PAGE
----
Too many people around the world believe that society is collapsing and we are all going to hell in a hand basket. We are afraid to go outside our houses. Both as individuals and as a nation, we arm ourselves to the teeth and store up canned goods against the coming apocalypse. If the terrorists don't get us first, then global warming will. Each new government leader is the absolute worst ever for one-half our population, and we are sure our nation is doomed. All we can do is huddle behind our walls and hope/pray the bastards don't break through. This is an awful way to live.
I do not suggest that society doesn't have some real issues—we do—but they are not the end of the world, and if we will quit hunkering down and will get up to face our issues, then we can resolve them or work around them. We can.
Matt Ridley wrote a book called The Rational Optimist that looks at the data from 10,000 years of human history, and he says that by any measure you want to apply, we humans are better off now than at any other time in history. No doubt about it. There is no Golden Age in the past when things were better. We are the Golden Age, and tomorrow is likely to be better. His publisher's blurb summarizes his argument this way:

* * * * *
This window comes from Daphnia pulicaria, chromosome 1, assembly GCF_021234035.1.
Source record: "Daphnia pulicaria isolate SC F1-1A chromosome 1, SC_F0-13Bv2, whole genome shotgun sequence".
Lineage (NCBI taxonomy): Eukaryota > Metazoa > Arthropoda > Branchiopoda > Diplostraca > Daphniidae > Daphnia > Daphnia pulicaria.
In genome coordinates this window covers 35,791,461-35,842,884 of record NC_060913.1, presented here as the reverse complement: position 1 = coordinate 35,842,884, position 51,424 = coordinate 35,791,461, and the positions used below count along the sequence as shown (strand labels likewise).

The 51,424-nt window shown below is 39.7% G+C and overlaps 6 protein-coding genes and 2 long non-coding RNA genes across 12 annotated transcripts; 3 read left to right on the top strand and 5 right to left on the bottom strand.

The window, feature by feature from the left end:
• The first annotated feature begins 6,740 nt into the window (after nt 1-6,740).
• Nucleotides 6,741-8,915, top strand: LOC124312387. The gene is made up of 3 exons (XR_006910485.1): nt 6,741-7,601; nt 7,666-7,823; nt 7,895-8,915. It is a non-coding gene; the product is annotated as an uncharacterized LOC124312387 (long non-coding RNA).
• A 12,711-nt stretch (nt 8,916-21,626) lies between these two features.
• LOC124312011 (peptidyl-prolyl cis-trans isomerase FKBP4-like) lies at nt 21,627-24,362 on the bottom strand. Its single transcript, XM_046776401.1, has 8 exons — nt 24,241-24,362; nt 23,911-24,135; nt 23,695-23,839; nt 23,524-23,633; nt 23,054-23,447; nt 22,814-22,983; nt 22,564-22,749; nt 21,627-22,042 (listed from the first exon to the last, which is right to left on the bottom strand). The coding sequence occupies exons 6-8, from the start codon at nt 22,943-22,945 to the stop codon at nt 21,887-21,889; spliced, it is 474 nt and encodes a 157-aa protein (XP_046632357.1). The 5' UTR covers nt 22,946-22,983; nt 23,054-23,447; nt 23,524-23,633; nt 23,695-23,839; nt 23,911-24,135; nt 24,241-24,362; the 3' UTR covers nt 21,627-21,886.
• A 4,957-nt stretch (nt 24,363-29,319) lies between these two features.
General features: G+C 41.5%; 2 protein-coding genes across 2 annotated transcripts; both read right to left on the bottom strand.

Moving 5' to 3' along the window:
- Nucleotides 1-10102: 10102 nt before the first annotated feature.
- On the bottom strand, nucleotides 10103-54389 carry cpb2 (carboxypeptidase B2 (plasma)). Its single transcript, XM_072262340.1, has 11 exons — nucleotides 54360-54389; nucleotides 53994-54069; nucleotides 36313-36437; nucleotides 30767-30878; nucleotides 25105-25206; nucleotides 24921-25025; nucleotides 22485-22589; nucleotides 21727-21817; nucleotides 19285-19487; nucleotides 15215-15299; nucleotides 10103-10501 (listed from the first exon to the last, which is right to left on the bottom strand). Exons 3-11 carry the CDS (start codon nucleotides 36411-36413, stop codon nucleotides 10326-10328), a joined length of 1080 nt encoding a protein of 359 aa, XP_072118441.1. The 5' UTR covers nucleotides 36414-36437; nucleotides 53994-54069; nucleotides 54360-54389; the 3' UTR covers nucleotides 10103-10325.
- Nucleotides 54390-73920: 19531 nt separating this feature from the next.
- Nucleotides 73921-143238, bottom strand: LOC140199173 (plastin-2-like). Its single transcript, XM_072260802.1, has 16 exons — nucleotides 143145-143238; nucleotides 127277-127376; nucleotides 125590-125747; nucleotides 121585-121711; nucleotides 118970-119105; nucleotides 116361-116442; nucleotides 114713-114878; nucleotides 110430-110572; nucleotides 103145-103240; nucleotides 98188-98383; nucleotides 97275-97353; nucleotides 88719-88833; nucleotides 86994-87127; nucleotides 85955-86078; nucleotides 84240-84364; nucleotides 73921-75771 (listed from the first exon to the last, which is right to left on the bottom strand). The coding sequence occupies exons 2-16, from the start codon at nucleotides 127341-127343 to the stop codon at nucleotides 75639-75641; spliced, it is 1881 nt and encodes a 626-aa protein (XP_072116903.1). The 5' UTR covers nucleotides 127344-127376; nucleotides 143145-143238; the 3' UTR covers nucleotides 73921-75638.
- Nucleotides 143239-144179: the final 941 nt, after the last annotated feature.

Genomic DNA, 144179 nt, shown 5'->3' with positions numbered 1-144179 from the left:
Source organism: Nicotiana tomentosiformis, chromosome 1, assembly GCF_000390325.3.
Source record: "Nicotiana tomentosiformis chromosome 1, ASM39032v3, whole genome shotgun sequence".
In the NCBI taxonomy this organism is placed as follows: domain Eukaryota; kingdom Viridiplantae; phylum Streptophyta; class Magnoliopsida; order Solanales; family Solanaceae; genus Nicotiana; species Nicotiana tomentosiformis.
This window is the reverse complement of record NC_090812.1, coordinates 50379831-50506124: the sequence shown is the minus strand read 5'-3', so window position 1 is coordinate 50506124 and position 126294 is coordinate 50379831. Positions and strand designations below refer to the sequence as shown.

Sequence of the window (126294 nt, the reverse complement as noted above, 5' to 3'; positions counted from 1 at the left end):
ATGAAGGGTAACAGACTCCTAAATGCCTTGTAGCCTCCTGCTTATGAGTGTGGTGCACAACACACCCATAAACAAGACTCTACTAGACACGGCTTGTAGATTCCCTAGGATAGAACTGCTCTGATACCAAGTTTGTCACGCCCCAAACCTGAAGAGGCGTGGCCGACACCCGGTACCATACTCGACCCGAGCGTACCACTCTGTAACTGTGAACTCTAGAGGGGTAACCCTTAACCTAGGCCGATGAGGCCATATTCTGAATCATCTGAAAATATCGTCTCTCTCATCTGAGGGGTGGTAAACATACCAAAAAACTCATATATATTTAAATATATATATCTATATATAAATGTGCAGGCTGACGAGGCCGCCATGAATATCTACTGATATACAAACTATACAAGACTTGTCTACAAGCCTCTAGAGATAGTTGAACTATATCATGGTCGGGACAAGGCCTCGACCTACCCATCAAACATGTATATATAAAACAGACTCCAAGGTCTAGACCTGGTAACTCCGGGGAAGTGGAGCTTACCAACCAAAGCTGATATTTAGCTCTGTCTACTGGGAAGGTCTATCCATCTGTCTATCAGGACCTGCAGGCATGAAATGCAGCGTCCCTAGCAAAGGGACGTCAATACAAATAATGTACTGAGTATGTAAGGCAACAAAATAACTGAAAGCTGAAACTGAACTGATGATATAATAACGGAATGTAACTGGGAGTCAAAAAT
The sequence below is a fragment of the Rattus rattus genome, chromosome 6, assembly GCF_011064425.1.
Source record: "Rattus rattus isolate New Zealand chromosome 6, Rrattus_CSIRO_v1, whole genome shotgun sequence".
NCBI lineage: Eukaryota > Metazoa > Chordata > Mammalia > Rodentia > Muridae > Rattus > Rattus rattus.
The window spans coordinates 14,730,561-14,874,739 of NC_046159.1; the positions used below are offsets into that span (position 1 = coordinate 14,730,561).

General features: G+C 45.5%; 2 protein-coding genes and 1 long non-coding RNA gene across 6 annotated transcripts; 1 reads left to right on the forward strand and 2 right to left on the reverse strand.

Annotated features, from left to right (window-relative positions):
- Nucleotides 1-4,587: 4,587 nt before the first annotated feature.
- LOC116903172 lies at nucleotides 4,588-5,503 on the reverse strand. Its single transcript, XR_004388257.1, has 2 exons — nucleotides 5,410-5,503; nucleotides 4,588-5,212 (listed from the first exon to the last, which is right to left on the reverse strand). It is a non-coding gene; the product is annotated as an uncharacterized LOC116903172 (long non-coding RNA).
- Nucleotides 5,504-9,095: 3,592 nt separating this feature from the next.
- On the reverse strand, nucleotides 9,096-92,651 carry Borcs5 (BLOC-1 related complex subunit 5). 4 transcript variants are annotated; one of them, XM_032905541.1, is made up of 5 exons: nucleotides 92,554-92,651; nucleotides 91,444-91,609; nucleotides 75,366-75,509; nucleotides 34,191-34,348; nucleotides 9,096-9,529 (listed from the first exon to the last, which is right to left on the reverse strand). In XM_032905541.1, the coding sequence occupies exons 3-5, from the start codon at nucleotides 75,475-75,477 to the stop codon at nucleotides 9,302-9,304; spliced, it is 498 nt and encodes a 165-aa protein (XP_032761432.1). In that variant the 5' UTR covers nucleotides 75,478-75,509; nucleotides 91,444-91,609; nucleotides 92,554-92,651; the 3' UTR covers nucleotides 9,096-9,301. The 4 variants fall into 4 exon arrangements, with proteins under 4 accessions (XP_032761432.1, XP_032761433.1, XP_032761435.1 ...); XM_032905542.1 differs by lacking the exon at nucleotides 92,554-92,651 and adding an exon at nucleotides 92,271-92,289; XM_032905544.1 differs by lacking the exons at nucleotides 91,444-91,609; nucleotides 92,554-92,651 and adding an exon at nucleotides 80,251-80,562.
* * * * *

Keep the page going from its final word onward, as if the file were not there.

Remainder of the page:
Over 10,000 years ago there were fewer than 10 million people on the planet. Today there are more than 6 billion, 99 per cent of whom are better fed, better sheltered, better entertained and better protected against disease than their Stone Age ancestors. The availability of almost everything a person could want or need has been going erratically upwards for 10,000 years and has rapidly accelerated over the last 200 years: calories; vitamins; clean water; machines; privacy; the means to travel faster than we can run, and the ability to communicate over longer distances than we can shout.
Yet, bizarrely, however much things improve from the way they were before, people still cling to the belief that the future will be nothing but disastrous. In this original, optimistic book, Matt Ridley puts forward his surprisingly simple answer to how humans progress, arguing that we progress when we trade and we only really trade productively when we trust each other.Where has our faith and trust gone? Just 100 years ago, you were far more likely to die a violent death either by attack or accident than today, but we seem more afraid today. Why? It is easy to blame the media who feed us daily with an endless parade of screaming heads telling us how bad things are. Whether you watch Fox or CNN, it's the same awful news with either Obama as the bad guy or Trump, the Muslims or the Russians or the North Koreans.
So what do we do? Well, you scholars are doing the best thing: you are preparing yourselves for the future. You are completing your degree as an act of faith that you will make life better—for yourselves, of course, but also for your families and communities. That's the best antidote to pessimism. Do something positive. Get a new degree. Prepare yourselves to face the future.
I have faith in you.